Skip to main content

COP28: Were there enough green shoots?

December 18, 2023
Vibhuti Garg

Key Findings

The agreement on tripling of renewable energy and doubling of energy efficiency was a positive at COP28. If countries continue on a pathway with this goal, cost economics will drive the phase down, and eventually phase out, of fossil fuel on its own without countries formally agreeing to it, though the timelines would shift.

There were no clear timelines for phasing out of all fossil fuels. It also means no early timelines for developed countries to reduce dependence on fossil fuels.

COP28 also failed to get an agreement to increase the corpus of annual investments the Global North will make to help energy transition in developing countries, which puts more pressure on the Global South to raise funds for meeting their climate goals.  

COP28 concluded in Dubai after two weeks of hard negotiations with representatives from nearly 200 parties. Finally, heads of state and governments from 154 nations came to an agreement signalling the “beginning of the end” of the fossil fuel era along with the tripling of renewable energy and doubling of energy efficiency.

Fossil fuel success is a mixed-bag

The inclusion of the language on “ending fossil fuel” is a kind of first and thus laudable. However, there is a caveat that transitioning away from fossil fuels needs to be just, orderly and equitable, including using transition fuels.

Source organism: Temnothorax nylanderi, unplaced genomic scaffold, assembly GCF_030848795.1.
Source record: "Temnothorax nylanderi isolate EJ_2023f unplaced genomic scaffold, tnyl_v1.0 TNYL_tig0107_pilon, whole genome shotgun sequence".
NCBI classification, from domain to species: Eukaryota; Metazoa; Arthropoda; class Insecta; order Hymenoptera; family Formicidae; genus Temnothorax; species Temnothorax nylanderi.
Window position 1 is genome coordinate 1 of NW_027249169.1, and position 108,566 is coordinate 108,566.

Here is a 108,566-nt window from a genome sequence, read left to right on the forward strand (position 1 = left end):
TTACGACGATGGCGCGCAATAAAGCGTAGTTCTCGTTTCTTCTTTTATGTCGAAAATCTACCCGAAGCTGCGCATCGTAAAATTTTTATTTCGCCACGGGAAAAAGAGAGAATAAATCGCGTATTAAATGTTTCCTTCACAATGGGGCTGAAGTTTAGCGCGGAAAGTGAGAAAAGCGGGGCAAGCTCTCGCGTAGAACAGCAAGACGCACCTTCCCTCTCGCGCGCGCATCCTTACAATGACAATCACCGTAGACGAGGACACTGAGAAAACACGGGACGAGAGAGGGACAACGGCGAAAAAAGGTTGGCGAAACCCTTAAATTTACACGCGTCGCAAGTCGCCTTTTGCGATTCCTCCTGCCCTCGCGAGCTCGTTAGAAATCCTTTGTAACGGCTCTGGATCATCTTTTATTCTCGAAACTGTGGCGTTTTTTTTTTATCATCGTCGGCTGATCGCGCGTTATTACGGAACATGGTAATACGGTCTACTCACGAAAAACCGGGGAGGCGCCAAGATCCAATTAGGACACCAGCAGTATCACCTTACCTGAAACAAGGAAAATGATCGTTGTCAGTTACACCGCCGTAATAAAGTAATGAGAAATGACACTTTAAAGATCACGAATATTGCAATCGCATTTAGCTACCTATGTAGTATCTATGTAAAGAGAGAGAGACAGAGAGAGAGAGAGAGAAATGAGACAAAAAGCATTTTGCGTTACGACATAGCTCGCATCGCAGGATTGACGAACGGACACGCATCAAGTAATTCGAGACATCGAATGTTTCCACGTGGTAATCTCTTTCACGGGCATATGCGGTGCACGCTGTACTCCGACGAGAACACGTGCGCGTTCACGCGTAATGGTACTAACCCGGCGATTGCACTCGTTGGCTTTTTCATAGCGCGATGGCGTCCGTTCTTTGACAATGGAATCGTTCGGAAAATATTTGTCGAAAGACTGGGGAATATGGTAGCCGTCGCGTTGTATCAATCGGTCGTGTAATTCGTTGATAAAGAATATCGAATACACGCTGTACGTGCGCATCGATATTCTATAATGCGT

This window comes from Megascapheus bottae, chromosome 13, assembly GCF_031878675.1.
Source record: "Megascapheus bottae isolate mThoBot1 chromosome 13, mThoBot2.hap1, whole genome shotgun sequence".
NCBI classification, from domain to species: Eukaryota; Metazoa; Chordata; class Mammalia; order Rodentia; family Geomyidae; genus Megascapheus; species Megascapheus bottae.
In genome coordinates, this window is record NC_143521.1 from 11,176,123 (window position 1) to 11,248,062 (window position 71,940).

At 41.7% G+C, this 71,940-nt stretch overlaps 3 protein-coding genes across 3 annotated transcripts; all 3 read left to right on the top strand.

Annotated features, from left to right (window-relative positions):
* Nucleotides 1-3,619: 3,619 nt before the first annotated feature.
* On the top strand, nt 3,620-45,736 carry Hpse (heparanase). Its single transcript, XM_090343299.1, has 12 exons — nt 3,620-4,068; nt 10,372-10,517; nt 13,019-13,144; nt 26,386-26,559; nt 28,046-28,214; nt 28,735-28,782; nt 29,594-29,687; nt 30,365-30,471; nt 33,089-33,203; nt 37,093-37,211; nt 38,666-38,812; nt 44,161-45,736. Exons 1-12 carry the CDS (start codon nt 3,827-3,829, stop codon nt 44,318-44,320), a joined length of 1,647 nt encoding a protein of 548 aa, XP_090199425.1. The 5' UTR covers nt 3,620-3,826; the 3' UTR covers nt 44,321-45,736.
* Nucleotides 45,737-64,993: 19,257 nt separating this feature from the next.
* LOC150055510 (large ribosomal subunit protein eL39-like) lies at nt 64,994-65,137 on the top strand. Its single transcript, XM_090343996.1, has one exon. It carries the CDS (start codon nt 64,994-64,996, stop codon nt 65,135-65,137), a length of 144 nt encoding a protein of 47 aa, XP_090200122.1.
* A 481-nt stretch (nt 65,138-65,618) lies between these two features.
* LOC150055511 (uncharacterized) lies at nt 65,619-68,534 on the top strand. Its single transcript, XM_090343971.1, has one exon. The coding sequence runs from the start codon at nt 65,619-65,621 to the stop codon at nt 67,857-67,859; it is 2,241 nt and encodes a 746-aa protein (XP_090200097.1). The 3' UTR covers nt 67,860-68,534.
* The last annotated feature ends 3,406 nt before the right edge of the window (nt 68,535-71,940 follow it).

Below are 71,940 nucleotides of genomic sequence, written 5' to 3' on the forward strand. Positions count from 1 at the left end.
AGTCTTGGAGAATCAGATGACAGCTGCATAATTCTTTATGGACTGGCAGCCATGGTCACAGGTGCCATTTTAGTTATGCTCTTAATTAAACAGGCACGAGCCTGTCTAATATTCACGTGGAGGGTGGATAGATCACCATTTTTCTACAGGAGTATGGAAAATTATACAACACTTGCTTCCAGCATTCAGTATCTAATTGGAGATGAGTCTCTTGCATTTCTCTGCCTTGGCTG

This means no clear timelines for phasing out of all fossil fuels. It also means no early timelines for developed countries to reduce dependence on fossil fuels. This is despite such countries having the required technology and capital resources to leapfrog to clean energy without relying on transitory fuels like gas, with highly volatile prices in the last two years, or expensive carbon capture utilisation and storage (CCUS).

On the other hand, the inclusion of tripling of renewable energy and doubling of energy efficiency gives a reason to celebrate. If countries continue on a pathway with this goal, cost economics will drive the phase down, and eventually phase out, of fossil fuel on its own without countries formally agreeing to it, though the timelines would shift.

Climate Finance

COP28 started with a big bang announcement on climate adaptation and mitigation finance. The announcement of the Loss and Damage fund on the first day was a big breakthrough that galvanised amounts to totalling more than US$720 million till date. The Green Climate Fund (GCF) received a further boost to its second replenishment, with six countries pledging new funding totalling US$12.8 billion from 31 countries.

The UAE announced the landmark US$30 billion ALTÉRRA climate-focused investment vehicle, the largest ever, with the aim of mobilising US$250 billion of institutional and private capital into climate action by 2030.

For countries to reach net zero, US$4 trillion of annual investments are required. The countries in the Global South, which will witness high energy demand in the coming years, require a large share of these investments. At COP15, the Global North committed to US$100 billion of investments by 2020 for energy transition in developing countries. While the need for climate finance in the developing world has increased multifold, the Global North has not even kept its earlier promise.